Simon Carn Clarifies the Role of Volcanic Eruptions in Climate Change

Effusive Volcanic Flow showing lava traveling down a road.
Flow from an effusive volcanic eruption, courtesy of USGS.

Simon Carn (GMES) was quoted in the article “Why Is a Climate Change Skeptic Headlining Science Conferences?” in the Daily Beast. Carn refutes statements made by retired geophysicist Peter Ward that volcanic eruptions, not greenhouse gasses, are responsible for climate change. Ward made the comments in an address to the Geological Society of America.

Why Is a Climate Change Skeptic Headlining Science Conferences?

The Geological Society of America—the country’s premier research and professional organization for geologists—met in Indianapolis earlier this month.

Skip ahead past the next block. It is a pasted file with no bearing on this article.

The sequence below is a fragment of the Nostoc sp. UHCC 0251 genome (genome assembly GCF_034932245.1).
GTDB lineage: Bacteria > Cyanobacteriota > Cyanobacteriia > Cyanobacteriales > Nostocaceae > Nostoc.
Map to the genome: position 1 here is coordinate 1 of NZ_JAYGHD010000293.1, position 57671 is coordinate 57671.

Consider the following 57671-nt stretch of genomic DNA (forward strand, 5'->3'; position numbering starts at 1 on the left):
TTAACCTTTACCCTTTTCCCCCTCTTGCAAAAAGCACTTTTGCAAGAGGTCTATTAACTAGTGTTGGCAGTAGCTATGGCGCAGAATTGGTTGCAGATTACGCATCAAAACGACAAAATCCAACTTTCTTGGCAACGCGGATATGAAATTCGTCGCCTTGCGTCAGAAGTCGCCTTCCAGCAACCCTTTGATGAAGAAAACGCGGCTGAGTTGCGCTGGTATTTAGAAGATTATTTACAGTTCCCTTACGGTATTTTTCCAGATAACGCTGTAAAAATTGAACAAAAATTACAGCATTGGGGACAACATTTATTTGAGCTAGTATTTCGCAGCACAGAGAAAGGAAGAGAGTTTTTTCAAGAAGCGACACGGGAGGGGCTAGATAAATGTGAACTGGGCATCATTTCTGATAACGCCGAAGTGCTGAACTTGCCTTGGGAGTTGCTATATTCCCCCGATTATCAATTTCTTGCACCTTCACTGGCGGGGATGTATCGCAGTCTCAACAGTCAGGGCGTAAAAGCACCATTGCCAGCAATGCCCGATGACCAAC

Amidst the otherwise nerdy, sleepy lectures on volcanoes, rocks, and other natural formations was one from Peter L. Ward, a retired geophysicist, who delivered a talk on how volcanic eruptions—not greenhouse gases—are behind climate change.

That’s odd, since the role of greenhouse gas emissions as the primary cause driving climate change is universally backed by scientists.

“Peter Ward has claimed that ‘all’ volcanic eruptions deplete ozone, including the type we call ‘effusive,’ like the eruption of Kilauea that occurred last summer in Hawaii,” volcanologist Simon Carn, an associate professor [now full professor] at Michigan Tech, told The Daily Beast.

Effusive eruptions, in which lava steadily flows out of a volcano onto the ground, typically inject gases to much lower altitudes than explosive eruptions. That means they’re highly unlikely to deplete ozone. “They don’t produce very much chlorine/bromine, and the emissions do not reach the stratosphere where the ozone layer is located,” Carn explained. “His ideas linking volcanic eruptions to ozone depletion and global warming are completely unsubstantiated.”

Read more at the Daily Beast, by Bahar Gholipour.


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